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Identifying sleep apnea in children - June 26th, 2019

Although sleep apnea is a condition typically associated with older people, it can occur in people of any age, including children. If you’re concerned that your child may have sleep apnea, it is important to understand that the condition manifests in different ways in children and adults.

What are the causes of sleep apnea in children?

Known as paediatric obstructive sleep apnea, the version of the disorder that affects children is usually caused by enlarged tonsils and adenoids. In adults, the underlying cause tends to be obesity.

However, as obesity prevalence amongst children continues to rise, so does the number of children suffering from sleep apnea. In this way, weight gain can still affect a young person’s chances of developing the condition, and it is important to focus on feeding your child a diet that will help them to maintain a healthy weight.

What are the symptoms of sleep apnea in children?

Like adult sleep apnea, symptoms of the paediatric version of the disorder can include loud snoring, uneven breathing during sleep, restlessness, and mouth breathing. However, children may also experience night time symptoms such as bed wetting and sleep terrors.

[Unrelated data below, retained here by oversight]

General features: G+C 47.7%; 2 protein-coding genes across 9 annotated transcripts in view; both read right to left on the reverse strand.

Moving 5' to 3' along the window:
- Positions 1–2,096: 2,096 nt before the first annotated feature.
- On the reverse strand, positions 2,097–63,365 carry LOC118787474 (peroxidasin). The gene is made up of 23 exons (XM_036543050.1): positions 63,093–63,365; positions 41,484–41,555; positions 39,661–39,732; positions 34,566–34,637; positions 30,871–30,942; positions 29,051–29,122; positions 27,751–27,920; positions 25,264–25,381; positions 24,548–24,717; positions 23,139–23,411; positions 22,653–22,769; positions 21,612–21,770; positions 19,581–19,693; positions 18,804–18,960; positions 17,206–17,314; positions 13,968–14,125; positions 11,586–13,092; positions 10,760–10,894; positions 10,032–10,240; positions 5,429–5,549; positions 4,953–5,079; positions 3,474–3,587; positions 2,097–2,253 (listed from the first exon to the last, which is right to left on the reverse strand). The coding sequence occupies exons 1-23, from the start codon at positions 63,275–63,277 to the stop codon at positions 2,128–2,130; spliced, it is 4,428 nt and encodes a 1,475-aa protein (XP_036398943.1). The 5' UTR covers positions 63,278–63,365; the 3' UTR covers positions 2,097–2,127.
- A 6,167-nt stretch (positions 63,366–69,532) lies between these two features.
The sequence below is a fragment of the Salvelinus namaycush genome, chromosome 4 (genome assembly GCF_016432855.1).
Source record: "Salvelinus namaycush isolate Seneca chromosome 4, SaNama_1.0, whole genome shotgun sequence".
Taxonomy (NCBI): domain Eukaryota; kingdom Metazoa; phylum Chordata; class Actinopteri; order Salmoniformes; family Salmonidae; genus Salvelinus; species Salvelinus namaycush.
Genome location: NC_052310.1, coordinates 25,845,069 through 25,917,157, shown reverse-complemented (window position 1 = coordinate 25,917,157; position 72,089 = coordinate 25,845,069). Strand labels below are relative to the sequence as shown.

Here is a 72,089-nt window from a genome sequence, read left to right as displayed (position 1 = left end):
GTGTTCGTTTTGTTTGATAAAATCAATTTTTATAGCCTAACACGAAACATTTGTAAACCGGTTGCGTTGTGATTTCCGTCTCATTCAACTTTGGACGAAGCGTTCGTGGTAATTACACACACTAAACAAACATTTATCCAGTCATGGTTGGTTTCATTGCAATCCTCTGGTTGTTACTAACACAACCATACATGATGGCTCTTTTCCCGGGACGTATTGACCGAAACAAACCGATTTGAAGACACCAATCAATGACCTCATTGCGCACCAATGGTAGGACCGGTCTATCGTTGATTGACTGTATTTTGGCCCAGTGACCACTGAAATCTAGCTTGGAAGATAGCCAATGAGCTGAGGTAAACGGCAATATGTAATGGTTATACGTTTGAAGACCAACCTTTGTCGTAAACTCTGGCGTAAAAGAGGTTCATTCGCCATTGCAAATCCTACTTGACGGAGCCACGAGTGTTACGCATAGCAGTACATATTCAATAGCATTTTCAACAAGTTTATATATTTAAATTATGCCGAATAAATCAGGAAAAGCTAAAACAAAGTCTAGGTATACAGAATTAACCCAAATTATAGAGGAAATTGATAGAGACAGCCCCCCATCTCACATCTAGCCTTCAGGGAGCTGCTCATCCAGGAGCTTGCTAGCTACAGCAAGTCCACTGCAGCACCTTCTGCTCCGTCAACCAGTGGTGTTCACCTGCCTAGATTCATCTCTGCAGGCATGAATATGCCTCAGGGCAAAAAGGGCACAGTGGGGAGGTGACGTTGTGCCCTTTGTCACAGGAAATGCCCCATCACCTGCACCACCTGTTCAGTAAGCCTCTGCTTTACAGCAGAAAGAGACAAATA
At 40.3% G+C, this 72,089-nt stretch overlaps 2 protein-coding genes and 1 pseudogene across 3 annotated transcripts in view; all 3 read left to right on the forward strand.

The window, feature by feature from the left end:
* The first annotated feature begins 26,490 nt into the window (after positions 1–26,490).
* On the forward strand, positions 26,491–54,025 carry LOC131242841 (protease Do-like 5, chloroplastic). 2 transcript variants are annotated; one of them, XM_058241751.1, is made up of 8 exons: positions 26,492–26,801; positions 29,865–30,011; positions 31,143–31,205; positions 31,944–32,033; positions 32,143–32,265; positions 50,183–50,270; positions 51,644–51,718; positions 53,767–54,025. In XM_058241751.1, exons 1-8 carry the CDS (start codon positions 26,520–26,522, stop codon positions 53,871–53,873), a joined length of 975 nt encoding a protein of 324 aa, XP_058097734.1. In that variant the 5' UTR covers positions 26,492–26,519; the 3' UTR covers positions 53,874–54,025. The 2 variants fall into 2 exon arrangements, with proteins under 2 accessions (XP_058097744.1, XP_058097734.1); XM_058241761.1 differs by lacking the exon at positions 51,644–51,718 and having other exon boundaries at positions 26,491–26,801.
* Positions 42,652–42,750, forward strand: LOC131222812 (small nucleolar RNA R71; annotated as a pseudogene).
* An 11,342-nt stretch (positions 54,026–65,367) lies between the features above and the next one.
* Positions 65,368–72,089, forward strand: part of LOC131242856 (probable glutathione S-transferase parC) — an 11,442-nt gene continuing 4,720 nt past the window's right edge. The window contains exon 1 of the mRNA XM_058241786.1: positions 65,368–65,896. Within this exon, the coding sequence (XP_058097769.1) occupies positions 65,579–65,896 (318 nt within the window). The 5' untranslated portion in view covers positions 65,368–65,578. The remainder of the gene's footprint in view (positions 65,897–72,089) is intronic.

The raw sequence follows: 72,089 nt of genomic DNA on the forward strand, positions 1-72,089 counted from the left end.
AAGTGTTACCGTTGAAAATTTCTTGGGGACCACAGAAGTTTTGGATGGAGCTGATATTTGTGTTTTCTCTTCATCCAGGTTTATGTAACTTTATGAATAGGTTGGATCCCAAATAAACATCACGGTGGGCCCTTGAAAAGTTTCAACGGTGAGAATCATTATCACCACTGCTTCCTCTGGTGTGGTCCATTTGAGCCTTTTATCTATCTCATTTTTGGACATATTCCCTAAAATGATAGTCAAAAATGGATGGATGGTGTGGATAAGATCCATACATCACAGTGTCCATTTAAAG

The daytime symptoms of sleep apnea also tend to be different in children compared to adults. Whilst adults with the condition tend to be sluggish and irritable, a child with the condition may experience learning and development issues, hyperactivity, poor performance in school, behavioural issues, and problems with paying attention. Of course, these symptoms can be caused by a wide range of issues, so it is important that you make an appointment with a doctor in order to secure a diagnosis.

What are the risk factors for developing sleep apnea?

Although any child could potentially develop sleep apnea (particularly if they are overweight), some are more at risk than others. For example, conditions such as cerebral palsy, sickle cell disease, Down syndrome, neuromuscular disease, and facial abnormalities can all put children at a higher risk of sleep apnea.

Treating the condition

Fortunately, sleep apnea in children can be effectively treated using oral devices, medications, CPAP machines or, if necessary, surgery to remove the tonsils. It is important to secure a diagnosis early on if you believe that your child has sleep apnea as it can cause issues with growth, heart health, and personal development if left untreated.

Photo: IMG_4227 by pixydust8605 licensed under Creative commons 4
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